London based photographer Sam Gregg puts people at the heart of his pictures. His portraits present men with striking features and expressive eyes. In his series See Naples and Die, he explores the Italian capital of crime and gets to know its inhabitants.
Portrait is a true obsession, to Sam Gregg. Since his early childhood, he has gazed at the world, observing people closely. As he grew up, this fascination became more and more influential, pushing him to get to know his future models. “I feel a connection with marginalised people”, Sam tells us. “Individuals living on the fringes of society. I’ve always felt very at ease photographing them”. Getting to know them enabled the photographer to draw a vibrant portrait of the places they live in.
See Naples and Die is composed of pictures from The Spanish Quarter and Rione Sanità. Two frightening, yet beautiful neighbourhoods. “At the core, my projects always have strong socio-political values”, Sam explains. “Naples’s reputation is stained. The country topped the European crime index ratings of 2017”. Yet, this alarming data did not discourage the photographer, who focused on beautifying the city and its population. In his images, the model’s humanity is highlighted, not the surrounding fear linked to the city.
A dark kind of beauty
Sam’s portraits may be moving, but a certain darkness transcends them. In Neapolitan culture, death is ever-present. “Crimes of passion are famous there”, Sam says. “Death notices are plastered on walls like adverts, memorial masses are often performed on the anniversary of a family member’s death… and then there is the famous church of death”. Past, superstitions and black magic feed Naples’s criminal history. The afterlife lingers over the city, thus creating a fantastic atmosphere. An inspiring romanticism, that thrills Sam. His portraits show another side of the city. The models’ sad expressions and deep wrinkles tell another story, realistic and complex. They reflect a raw, vulnerable universe. “We live in a world where social media promotes an inconsistent, sugar-coated version of reality that I believe is unhealthy. Naples’s darkness is liberating and touching”, the photographer concludes.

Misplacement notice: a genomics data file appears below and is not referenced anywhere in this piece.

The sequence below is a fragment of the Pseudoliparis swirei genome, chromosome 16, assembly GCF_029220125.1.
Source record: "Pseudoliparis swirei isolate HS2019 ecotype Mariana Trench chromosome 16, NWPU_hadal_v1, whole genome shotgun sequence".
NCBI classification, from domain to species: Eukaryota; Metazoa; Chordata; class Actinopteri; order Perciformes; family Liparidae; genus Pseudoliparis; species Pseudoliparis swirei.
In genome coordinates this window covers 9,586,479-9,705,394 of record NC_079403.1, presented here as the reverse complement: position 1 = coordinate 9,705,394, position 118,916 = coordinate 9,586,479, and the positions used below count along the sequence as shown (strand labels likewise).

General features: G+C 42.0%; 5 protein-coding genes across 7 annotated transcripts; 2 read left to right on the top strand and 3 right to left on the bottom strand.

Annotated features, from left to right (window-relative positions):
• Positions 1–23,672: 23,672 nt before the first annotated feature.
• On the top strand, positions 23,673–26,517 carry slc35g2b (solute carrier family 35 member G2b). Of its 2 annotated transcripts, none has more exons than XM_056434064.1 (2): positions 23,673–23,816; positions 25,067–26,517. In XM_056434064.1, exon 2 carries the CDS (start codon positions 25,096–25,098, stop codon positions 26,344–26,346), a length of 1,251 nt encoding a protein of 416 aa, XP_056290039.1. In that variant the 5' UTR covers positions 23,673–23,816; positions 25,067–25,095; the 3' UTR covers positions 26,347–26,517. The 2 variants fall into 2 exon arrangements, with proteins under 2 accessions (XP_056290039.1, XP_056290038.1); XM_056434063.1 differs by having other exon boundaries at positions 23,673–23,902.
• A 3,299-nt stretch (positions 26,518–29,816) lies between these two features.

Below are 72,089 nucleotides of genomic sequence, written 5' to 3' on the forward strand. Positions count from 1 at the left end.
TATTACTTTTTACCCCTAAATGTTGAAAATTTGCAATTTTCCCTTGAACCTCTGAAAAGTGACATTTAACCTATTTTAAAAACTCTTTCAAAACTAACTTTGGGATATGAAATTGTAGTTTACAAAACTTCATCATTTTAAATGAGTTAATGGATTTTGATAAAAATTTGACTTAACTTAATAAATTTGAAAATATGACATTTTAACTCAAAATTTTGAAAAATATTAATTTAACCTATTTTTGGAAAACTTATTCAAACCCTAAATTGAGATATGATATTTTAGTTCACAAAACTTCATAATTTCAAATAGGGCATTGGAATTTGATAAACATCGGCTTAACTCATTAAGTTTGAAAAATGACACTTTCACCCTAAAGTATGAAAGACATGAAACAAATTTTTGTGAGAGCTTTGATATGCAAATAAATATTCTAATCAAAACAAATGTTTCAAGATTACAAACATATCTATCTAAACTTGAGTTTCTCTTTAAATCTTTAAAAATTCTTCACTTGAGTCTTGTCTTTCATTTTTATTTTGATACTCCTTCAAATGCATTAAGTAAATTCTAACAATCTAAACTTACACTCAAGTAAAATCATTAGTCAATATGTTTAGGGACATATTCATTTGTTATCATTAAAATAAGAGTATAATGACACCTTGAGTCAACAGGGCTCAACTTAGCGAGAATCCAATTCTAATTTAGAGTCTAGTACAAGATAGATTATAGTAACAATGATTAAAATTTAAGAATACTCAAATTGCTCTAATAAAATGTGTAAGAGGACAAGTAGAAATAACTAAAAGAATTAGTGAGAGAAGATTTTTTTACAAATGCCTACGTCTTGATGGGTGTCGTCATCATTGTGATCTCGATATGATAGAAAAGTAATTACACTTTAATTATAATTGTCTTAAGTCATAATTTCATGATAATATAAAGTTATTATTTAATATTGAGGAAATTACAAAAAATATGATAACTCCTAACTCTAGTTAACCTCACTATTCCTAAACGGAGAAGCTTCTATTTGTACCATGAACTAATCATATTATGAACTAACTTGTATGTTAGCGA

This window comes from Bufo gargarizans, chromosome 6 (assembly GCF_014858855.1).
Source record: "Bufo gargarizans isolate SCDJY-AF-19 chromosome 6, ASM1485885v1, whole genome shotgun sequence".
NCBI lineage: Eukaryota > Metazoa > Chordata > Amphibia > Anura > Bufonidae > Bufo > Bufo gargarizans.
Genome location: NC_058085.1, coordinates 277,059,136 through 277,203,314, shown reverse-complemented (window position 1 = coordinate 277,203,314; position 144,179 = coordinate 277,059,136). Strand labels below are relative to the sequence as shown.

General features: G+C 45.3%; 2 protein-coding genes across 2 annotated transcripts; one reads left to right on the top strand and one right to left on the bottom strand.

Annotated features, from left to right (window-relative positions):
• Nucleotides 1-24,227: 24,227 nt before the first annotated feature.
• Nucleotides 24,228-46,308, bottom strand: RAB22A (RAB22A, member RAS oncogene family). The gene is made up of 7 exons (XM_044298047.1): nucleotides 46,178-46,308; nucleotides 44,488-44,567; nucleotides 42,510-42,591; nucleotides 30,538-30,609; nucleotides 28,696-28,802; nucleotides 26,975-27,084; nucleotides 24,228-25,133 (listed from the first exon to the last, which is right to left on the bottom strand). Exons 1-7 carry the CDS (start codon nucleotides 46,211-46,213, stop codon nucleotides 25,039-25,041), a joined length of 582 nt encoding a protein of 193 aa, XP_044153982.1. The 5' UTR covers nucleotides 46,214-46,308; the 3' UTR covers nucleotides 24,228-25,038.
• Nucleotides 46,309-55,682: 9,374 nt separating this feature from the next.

© Sam Gregg